Teach Them To Play, Not Plays

This is one I can’t stress enough. Nothing bothers me more than watching a youth basketball game in which the teams run a set play every time down the floor. That does nothing to teach your players the game.

They are just learning how to run to spots and do what the coach tells them. Also, they are constantly thinking about the plays in their heads instead of just playing.

There is a time and a place to run a set. I’m not saying to never run a play. What I am saying is to teach your kids how to play the game of basketball. Some items I always like to teach my youth teams:

  • Pass and screen away
  • Pass and basket cut
  • Screen and roll
  • Screen and pop
  • Down screen when you’re being denied
  • Backdoor when you’re being denied
  • Dribble hand-off
  • Call for a ball screen (we put a fist in the air)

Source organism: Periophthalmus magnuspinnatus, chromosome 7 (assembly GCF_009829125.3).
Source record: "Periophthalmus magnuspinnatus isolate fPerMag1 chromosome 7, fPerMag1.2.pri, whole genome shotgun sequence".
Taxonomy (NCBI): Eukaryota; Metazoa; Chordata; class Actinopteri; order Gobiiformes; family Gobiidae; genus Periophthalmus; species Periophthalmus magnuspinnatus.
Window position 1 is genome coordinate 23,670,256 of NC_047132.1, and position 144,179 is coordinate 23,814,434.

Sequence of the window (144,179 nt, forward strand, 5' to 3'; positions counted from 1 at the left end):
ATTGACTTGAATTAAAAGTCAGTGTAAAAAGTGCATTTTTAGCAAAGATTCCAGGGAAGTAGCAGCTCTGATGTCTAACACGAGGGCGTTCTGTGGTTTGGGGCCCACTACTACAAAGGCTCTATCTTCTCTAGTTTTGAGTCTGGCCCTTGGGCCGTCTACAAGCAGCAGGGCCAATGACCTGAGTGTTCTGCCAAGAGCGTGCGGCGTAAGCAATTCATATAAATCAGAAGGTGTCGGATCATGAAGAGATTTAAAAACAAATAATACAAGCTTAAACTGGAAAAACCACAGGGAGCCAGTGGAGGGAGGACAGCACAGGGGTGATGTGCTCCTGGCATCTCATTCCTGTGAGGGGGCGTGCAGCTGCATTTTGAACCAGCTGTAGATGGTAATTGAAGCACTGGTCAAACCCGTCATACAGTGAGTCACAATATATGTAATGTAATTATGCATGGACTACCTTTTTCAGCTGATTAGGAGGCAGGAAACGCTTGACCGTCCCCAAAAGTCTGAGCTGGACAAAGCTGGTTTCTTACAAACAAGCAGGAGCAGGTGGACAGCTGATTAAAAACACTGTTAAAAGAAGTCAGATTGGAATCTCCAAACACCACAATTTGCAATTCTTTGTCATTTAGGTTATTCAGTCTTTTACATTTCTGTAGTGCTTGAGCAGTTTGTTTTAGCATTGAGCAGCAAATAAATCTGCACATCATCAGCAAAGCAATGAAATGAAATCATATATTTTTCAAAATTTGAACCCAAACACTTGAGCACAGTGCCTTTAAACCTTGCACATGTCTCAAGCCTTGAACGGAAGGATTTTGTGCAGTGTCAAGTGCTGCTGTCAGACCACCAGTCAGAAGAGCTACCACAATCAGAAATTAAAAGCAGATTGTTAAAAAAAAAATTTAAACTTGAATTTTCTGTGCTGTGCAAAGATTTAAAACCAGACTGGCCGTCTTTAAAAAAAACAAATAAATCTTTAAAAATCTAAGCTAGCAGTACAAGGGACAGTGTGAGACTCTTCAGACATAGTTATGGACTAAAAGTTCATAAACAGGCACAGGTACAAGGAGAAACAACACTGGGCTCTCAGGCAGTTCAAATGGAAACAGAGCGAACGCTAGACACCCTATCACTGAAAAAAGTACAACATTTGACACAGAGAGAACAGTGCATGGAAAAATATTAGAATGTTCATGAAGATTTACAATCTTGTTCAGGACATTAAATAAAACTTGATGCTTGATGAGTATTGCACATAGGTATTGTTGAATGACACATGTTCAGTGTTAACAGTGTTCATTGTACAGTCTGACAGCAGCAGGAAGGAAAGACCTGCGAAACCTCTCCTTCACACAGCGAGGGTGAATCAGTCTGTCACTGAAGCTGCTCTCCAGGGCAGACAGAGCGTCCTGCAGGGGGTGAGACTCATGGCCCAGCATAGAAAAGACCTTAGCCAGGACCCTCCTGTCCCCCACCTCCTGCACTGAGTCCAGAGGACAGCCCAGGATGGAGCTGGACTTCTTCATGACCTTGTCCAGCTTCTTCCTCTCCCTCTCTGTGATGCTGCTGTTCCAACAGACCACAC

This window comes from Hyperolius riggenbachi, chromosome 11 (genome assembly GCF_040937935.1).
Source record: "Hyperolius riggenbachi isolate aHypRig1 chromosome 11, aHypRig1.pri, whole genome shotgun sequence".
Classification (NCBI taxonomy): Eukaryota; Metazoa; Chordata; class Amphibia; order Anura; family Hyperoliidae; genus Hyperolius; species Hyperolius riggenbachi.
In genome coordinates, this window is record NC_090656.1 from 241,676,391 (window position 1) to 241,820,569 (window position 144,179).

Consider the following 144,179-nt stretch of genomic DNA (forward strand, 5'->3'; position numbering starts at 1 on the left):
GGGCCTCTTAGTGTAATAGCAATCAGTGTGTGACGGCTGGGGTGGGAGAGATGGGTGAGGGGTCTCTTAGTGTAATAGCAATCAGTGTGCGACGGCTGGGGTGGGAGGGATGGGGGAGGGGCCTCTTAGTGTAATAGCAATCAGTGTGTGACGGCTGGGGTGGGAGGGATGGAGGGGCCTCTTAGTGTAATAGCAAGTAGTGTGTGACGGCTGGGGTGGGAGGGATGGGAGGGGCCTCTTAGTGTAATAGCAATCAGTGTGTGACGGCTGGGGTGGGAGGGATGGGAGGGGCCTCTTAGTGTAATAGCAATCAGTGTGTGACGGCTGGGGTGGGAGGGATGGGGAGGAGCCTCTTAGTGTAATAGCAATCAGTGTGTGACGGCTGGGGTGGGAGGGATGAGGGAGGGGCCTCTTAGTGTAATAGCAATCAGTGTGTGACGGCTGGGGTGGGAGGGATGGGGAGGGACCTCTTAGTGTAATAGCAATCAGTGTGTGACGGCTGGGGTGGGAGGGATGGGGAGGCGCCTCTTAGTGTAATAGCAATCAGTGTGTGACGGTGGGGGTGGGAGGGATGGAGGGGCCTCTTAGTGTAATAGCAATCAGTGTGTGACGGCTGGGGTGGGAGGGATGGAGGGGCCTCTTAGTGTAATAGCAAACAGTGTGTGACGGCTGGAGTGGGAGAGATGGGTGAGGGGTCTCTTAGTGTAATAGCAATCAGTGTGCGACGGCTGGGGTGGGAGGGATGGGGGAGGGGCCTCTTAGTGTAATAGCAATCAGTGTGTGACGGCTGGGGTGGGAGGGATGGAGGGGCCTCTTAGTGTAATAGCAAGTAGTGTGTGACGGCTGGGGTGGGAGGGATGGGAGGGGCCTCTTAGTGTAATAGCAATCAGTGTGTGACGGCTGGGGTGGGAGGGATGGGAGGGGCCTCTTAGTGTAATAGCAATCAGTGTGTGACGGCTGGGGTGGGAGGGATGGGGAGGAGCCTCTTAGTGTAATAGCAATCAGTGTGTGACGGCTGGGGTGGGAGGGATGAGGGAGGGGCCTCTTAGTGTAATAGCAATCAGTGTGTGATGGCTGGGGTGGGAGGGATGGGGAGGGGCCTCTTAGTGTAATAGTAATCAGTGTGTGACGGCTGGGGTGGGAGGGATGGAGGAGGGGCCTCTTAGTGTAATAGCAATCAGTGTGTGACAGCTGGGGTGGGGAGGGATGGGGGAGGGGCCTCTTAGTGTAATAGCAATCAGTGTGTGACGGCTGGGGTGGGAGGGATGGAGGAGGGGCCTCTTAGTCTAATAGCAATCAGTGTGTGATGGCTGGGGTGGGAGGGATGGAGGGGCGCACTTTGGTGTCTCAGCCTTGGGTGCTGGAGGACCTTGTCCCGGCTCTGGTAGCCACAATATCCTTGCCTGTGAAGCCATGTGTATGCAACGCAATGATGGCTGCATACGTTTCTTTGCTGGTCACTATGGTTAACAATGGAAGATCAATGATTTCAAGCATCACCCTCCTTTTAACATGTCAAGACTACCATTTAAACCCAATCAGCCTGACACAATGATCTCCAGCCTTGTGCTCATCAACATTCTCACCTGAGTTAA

• Spacing
    • Keeping the floor balanced and knowing when to create space if things are too congested
  • And many more!

By teaching your team HOW to play, and not just plays, it’ll go a long way in their development.

Build Skills, Not Drills

This goes hand-in-hand with the point above, but make sure you are building players that get better at skills and not better at drills. What I mean by this is that you’ll find a lot of goofy drills on the internet that you could have your team run.

For example, shooting off of one foot from the free throw line. If you did this drill every day for 10 minutes, your players would get better at shooting off of one foot from the free throw line, but is that an applicable skill to a real game? Doubtful.